Greek Theatre of Syracuse

Syracuse, Italy

The Greek theatre of Syracuse lies on the south slopes of the Temenite hill, overlooking the modern city of Syracuse. It was first built in the 5th century BC, rebuilt in the 3rd century BC and renovated again in the Roman period. Today, it is a part of the Unesco World Heritage Site of 'Syracuse and the Rocky Necropolis of Pantalica'.

It seems that the theatre was renovated in the third century, transforming it into the form seen today. Its structure was extended, taking into account the shape of the Temenite hill and the best possibilities for acoustics. Another typical characteristic of Greek theatres is the celebration of the panoramic view, also applied to the theatre of Syracuse, offering a view of the bay of the port and the island of Ortygia.

During the Roman era, important modifications were made to the theatre, perhaps at the time when the colonia was founded in the early Augustan period. The cavea was modified to a semicircular form, typical of Roman theatres, rather than the horseshoe used in Greek theatres and corridors allowing access past the scene building (parodoi). The scene building itself was reconstructed in monumental form with rectangular niches at centre and two niches with a semicircular plan on the sides, containing doors to the scene.



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Founded: 5th century BC
Category: Prehistoric and archaeological sites in Italy


4.6/5 (based on Google user reviews)

User Reviews

Ognyan Ivanov (6 months ago)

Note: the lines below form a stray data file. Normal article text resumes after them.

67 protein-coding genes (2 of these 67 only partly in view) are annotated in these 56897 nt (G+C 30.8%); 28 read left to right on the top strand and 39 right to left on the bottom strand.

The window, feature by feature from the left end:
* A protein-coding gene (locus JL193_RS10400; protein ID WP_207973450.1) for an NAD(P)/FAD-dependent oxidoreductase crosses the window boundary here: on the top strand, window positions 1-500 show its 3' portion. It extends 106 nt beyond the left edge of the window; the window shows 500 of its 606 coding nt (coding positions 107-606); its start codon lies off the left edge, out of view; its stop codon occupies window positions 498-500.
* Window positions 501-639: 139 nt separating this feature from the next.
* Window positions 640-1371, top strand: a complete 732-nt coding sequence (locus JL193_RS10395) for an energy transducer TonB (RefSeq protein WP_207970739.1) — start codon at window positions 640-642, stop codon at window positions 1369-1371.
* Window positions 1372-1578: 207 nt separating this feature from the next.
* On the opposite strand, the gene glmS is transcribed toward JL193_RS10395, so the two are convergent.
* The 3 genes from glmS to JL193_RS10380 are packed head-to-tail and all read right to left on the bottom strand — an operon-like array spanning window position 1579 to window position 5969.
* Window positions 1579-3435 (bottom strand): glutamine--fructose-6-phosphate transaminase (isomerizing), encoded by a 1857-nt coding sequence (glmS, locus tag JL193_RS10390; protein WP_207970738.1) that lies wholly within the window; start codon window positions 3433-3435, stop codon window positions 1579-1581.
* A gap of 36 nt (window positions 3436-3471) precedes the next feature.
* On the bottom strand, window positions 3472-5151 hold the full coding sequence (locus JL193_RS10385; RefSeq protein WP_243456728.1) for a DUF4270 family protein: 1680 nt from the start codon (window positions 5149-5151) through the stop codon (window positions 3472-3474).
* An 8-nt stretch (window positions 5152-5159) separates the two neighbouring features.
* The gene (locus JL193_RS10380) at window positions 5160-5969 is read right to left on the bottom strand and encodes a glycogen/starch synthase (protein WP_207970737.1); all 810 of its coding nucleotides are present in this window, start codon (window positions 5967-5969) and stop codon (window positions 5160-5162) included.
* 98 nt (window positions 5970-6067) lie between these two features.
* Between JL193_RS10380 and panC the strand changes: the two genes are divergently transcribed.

Fantastic place, very inspiring! Very good maintained, still looking as it is active. Amazing building and fascinating place. Also the cave holes around are very impressive! Of course the whole Parc is fabulous! Strongly recommended!
Fabiano Vivori (8 months ago)
Beautiful place, nicely preserved and with a wonderful view between sea and theatre. Highly recommended.
Alex Petrov (9 months ago)
This is a theatre, not amphitheatre (half circle) and a good place to have a walk around. Views are spectacular.
Morgana Sythove (14 months ago)
Lovely archaeological park to stroll through. I was there in early spring when the Mimosa was blooming.
Christian Drangsholt (2 years ago)
10 euros to get in. Unless you're with a guide there is absolutely no information available. Walked around and looked at stuff not having a clue about the history behind them. Some woman handed me a leaflet for a restaurant as I walked in. I took it, thinking it was some valuable info. Just a major tourist trap. Oh well, hope the great city of Syracuse can put my money towards upgrading the exhibitions here.
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